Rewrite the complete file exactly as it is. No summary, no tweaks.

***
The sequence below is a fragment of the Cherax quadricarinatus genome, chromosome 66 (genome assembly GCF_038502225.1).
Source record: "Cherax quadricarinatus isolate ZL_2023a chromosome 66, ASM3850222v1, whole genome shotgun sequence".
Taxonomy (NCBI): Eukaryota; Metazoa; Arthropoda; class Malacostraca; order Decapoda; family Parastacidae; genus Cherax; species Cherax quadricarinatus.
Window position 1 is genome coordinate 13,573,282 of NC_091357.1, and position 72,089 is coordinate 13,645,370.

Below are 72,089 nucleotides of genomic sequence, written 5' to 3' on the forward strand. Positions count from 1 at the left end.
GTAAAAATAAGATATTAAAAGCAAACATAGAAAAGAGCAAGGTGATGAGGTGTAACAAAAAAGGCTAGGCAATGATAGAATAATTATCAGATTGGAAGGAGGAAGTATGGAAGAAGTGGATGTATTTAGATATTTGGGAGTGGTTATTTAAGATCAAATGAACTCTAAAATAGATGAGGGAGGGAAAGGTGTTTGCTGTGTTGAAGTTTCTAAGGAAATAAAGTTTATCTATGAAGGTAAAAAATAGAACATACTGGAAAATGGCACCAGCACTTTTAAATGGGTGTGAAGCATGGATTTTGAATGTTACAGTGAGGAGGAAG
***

The sequence below is a fragment of the Cherax quadricarinatus genome, chromosome 66 (genome assembly GCF_038502225.1).
Source record: "Cherax quadricarinatus isolate ZL_2023a chromosome 66, ASM3850222v1, whole genome shotgun sequence".
Taxonomy (NCBI): Eukaryota; Metazoa; Arthropoda; class Malacostraca; order Decapoda; family Parastacidae; genus Cherax; species Cherax quadricarinatus.
Window position 1 is genome coordinate 13,573,282 of NC_091357.1, and position 72,089 is coordinate 13,645,370.

Below are 72,089 nucleotides of genomic sequence, written 5' to 3' on the forward strand. Positions count from 1 at the left end.
GTAAAAATAAGATATTAAAAGCAAACATAGAAAAGAGCAAGGTGATGAGGTGTAACAAAAAAGGCTAGGCAATGATAGAATAATTATCAGATTGGAAGGAGGAAGTATGGAAGAAGTGGATGTATTTAGATATTTGGGAGTGGTTATTTAAGATCAAATGAACTCTAAAATAGATGAGGGAGGGAAAGGTGTTTGCTGTGTTGAAGTTTCTAAGGAAATAAAGTTTATCTATGAAGGTAAAAAATAGAACATACTGGAAAATGGCACCAGCACTTTTAAATGGGTGTGAAGCATGGATTTTGAATGTTACAGTGAGGAGGAAG